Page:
Communication does not come easily to most of us. Learning how to have the difficult conversation will give you an admired and respected edge within your work environments. This is just one of the many ways to become a good leader.
I was not always good at this communication art form. Truth be told, in my early career days, I did not care much for communication at all. I communicated when necessary and avoided having to on most occasions.
I viewed communication as a necessary evil and not a tool or practice that could help me become a better follower, leader or human being.
All the labels gave me protection.
Being described as an only child, an introvert, results-driven, intensely focused, a high performer. All the right descriptives were assigned but, when the time came to communicate, I retreated, shut down or went out fighting.
If this resonates then read on. This could well be the start of some much-needed changes.
Be Prepared – Difficult Conversations Are Never Easy
Communication on its own takes a lot of learning, development and practice. Developing your skills in the difficult conversation’s arena will stretch you even further and in more ways than you could ever imagine.
That is, if you are not prepared.
This is your starting point. Prepare yourself for going into battle or at the very least, a boxing match. Pay attention to the details and do as much research as possible.
By research, I am referring to knowing your fellow players (not opponents, but more on than later), what they bring to the table, their behaviours, experiences and objectives.
These details will feed into your strategy for managing the conversation and directing the outcome.
Issues like hidden agendas and ulterior motives may surface as you move through your conversation. These realisations may bring changes to the situation so always be prepared for some blind siding. Difficult conversations’ tend to push the “wrong” buttons and when that happens things could “go south”, fast!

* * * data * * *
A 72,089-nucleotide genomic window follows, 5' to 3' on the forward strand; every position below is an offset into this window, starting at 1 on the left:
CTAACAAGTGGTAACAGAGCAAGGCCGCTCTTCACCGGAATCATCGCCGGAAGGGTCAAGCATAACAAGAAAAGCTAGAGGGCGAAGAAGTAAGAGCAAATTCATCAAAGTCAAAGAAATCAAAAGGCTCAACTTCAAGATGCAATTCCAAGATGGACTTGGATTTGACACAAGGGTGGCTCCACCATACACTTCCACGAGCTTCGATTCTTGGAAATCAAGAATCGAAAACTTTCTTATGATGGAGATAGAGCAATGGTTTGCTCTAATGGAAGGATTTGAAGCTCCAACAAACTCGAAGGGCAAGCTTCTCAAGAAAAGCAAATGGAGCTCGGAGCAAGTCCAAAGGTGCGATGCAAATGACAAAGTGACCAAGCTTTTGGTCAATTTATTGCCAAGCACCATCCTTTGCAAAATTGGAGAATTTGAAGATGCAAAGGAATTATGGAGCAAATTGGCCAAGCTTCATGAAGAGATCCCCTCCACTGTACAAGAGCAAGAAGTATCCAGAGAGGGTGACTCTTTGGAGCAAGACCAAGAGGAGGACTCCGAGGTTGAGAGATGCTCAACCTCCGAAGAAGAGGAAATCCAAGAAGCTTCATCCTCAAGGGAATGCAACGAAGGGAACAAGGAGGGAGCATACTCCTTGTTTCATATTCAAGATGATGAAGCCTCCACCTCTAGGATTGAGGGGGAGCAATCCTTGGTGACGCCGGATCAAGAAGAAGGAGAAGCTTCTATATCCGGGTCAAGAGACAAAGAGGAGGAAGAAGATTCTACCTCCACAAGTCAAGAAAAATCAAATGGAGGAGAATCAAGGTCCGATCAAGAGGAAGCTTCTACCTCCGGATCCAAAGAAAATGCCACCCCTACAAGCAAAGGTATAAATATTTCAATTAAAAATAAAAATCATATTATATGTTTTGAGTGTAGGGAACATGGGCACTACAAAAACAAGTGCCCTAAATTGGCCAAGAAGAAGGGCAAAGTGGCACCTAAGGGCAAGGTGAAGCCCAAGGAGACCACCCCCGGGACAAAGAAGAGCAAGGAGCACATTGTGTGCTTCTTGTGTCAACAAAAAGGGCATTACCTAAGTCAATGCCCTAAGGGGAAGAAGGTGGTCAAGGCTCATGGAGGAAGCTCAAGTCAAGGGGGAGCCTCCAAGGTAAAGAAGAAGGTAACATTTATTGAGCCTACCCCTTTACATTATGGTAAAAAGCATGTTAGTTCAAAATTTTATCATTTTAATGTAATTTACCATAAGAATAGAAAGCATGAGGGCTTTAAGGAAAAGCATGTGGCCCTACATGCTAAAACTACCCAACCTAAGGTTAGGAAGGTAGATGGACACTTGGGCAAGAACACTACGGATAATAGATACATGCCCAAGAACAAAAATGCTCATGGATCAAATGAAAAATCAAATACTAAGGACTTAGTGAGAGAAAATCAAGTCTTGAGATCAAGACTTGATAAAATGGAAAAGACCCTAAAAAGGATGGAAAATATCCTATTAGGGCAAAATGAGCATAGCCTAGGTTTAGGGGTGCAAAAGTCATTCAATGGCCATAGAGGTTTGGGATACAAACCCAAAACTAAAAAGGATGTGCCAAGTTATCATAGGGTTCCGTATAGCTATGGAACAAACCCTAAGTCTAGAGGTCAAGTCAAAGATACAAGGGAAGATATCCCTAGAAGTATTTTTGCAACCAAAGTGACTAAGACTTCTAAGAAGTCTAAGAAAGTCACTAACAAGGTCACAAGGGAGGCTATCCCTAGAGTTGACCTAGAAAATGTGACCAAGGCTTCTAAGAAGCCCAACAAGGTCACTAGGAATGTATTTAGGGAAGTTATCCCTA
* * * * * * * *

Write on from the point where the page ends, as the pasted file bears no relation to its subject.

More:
Details in communication are often taken for granted. I know that, prior to my conscious awareness and self-management, I communicated very carelessly. It took a lot of inner acceptance, self-discovery and transformation to become good as a communicator.
Although today, I am sought after as a Counsellor, Facilitator and Mediator, I am still learning, growing and adapting. That is the Kaizen aspect of life. The day you stop learning and growing should be the day you die.
With this in mind, reflect on your details. Those little things about yourself that you may take for granted and which will probably come to the surface quickly when you are in a difficult situation.
If you are not comfortable or if you are being challenged and you feel like your back is against a wall, you will become defensive. In that position you will start to react. Your fellow player, (remember the reference to a boxing match), will also react.
A domino effect begins and things, including your emotions and words, start to unravel. Sound familiar?
It happens to the best of us.
You need to know your limitations, what you are prepared to accept, what you assign zero tolerance to, your deal breakers and most importantly, how to manage your emotions.
Staying calm in a difficult situation places you in the upper percentile of good leaders.
Set The Stage For Your Performance And Practice
Something as simple as where your conversation is being held, may impact your process and outcome in a big way. you may have a home advantage if the difficult conversation is being held in your office where you are comfortable and in charge. The opposite will be true if it is being held in your fellow player’s environment.